Thursday, December 29, 2011

The Price of Gold and the GDP of India..

There are a lot of factors which affect the price of gold.  Political turmoil, inflation, currency woes, economic growth, and investor speculation to name a few.  Mining increases the world's gold reserves by about 2500 tonnes or 1.8% of total reserves per year, so for the price of gold to just stay constant there needs to be a steady influx of new cash buying into the gold market, otherwise the additional supply of mined gold would lead to a glut and price reductions. 

An interesting bit of trivia about gold is that India buys more gold than any other nation, but not for bank reserves, rather, the purchased gold is used primarily for jewelry.  Wikipedia: Gold. 
India is the world's largest single consumer of gold, as Indians buy about 25% of the world's gold, purchasing approximately 800 tonnes of gold every year, mostly for jewelry. India is also the largest importer of gold; in 2008, India imported around 400 tonnes of gold. Indian households hold 18,000 tonnes of gold which represents 11 per cent of the global stock and worth more than $950 billion. 

So I thought it would be interesting to point out how the trend of the price of gold over the last 30 years would coincide with the trend of the GDP for India for the same time frame.  hmm.   Both trends are relatively flat for the first 20 years, and then around 2002, both trends climb in near unison, each more than tripling in value in less than a decade. 
30 Year Gold Price Trend: Source.

30 Year India GDP Trend: Source:World Bank Development Data
At $1,500 per ounce, it would require about $125 billion just to purchase the newly mined gold for a year.  Its not going to come from India.  The GDP of India has not increased enough to absorb the increased cost of their traditional share of the new gold production.  And once there is a glut in the market, the price doesn't just decrease, it falls off the table.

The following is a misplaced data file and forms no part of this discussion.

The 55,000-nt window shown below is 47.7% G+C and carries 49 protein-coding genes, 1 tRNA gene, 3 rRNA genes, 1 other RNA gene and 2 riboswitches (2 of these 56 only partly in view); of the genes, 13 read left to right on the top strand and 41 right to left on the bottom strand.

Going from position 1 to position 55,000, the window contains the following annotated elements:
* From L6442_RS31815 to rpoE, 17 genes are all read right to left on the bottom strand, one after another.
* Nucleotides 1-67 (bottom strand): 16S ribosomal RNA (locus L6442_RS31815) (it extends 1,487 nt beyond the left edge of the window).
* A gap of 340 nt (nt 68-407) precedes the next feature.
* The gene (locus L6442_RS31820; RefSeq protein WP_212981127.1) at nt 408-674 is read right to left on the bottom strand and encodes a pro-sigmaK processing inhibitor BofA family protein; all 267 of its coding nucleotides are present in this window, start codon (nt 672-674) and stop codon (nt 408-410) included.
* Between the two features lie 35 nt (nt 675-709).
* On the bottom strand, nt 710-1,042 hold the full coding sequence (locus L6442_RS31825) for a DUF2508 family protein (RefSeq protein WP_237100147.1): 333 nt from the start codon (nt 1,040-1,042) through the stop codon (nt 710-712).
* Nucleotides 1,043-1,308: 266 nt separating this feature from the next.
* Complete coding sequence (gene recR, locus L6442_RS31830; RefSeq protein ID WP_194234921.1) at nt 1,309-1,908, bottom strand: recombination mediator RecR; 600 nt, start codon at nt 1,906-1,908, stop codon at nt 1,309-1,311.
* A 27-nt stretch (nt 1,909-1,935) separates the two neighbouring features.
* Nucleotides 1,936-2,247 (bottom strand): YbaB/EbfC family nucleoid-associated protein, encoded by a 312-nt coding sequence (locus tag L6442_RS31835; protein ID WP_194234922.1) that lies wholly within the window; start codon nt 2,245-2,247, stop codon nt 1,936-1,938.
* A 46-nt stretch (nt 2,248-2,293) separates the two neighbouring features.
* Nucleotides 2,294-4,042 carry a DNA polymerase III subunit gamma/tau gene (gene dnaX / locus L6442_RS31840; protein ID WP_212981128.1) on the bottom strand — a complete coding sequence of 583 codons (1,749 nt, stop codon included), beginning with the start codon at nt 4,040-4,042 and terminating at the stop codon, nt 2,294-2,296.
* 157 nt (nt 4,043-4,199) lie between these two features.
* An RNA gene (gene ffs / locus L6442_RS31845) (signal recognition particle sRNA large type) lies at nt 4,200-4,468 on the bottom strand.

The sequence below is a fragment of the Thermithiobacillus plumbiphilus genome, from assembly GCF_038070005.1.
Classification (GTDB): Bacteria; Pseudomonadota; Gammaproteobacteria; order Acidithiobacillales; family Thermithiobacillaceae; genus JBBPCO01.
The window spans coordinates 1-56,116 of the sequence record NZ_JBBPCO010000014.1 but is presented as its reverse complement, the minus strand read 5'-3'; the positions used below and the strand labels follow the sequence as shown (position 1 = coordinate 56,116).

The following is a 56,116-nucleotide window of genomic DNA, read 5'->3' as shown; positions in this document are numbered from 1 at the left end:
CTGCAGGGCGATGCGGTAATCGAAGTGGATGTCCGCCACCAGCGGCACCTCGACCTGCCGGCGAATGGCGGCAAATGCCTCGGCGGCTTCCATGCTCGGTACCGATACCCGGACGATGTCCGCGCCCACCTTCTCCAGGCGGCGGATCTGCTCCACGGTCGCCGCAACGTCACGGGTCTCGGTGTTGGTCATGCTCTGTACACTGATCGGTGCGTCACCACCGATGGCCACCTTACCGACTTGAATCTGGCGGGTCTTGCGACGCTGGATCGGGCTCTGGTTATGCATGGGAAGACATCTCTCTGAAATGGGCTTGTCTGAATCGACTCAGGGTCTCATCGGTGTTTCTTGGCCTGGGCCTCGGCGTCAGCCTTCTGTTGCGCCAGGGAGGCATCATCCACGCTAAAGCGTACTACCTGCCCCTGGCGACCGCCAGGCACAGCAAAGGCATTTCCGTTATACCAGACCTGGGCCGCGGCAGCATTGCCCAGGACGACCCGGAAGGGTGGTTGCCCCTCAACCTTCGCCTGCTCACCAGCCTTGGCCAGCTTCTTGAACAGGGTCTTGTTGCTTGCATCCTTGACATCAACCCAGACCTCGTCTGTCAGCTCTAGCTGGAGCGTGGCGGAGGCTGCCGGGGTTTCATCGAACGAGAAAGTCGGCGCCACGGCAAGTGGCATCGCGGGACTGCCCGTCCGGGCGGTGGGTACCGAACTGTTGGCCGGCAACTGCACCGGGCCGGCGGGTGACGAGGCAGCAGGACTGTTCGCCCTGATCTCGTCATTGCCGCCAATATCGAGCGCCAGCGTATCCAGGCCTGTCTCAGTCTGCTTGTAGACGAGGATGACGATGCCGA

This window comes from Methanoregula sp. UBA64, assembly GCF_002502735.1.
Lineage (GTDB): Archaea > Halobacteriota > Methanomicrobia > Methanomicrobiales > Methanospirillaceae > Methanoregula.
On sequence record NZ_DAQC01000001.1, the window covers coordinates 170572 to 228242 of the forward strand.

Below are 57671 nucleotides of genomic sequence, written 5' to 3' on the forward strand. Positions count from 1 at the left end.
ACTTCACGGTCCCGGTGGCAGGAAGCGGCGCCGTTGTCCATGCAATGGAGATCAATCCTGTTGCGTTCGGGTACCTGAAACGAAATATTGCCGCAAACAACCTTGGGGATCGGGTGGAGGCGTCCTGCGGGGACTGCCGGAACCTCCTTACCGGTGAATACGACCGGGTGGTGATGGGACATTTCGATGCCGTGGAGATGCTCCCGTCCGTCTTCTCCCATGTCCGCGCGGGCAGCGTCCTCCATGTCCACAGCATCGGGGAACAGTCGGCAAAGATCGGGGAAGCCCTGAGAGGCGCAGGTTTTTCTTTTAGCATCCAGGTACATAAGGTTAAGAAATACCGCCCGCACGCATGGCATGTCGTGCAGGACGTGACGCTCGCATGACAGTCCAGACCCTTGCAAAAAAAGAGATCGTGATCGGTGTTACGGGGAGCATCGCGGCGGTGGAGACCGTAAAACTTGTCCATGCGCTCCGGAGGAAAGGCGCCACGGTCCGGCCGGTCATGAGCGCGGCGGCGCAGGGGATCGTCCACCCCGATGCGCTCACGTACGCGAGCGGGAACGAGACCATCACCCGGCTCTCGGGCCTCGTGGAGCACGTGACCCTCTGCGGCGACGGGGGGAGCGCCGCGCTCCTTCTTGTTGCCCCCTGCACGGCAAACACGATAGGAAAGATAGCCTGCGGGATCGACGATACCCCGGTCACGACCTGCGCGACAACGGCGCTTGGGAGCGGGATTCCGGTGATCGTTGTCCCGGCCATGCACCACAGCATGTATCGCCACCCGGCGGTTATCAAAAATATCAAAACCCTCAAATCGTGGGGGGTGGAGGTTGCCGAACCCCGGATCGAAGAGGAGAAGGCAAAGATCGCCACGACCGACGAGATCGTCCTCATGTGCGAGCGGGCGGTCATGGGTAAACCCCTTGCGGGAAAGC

I wouldn't be at all surprised to see gold fall quite a bit from the current level.  The gold proponents like to talk about gold's inherent value as compared to currency because Governments can not just make more gold like they can make more currency. Gold's supply is limited and rare.  But don't overlook the fact that the supply does increase every year and if there aren't buyers willing to pay the current price for the newly mined gold, then the price will drop and continue to drop.

It is a market based on momentum and once the market picks up momentum one way or the other, it takes a significant event to change the direction.  India's meteoric rise in GDP over the last decade was the primary driver of the price of gold.  As that trend starts to flatten out, it will dry up the pool of buyers willing to continually buy newly mined gold and the price will fall.


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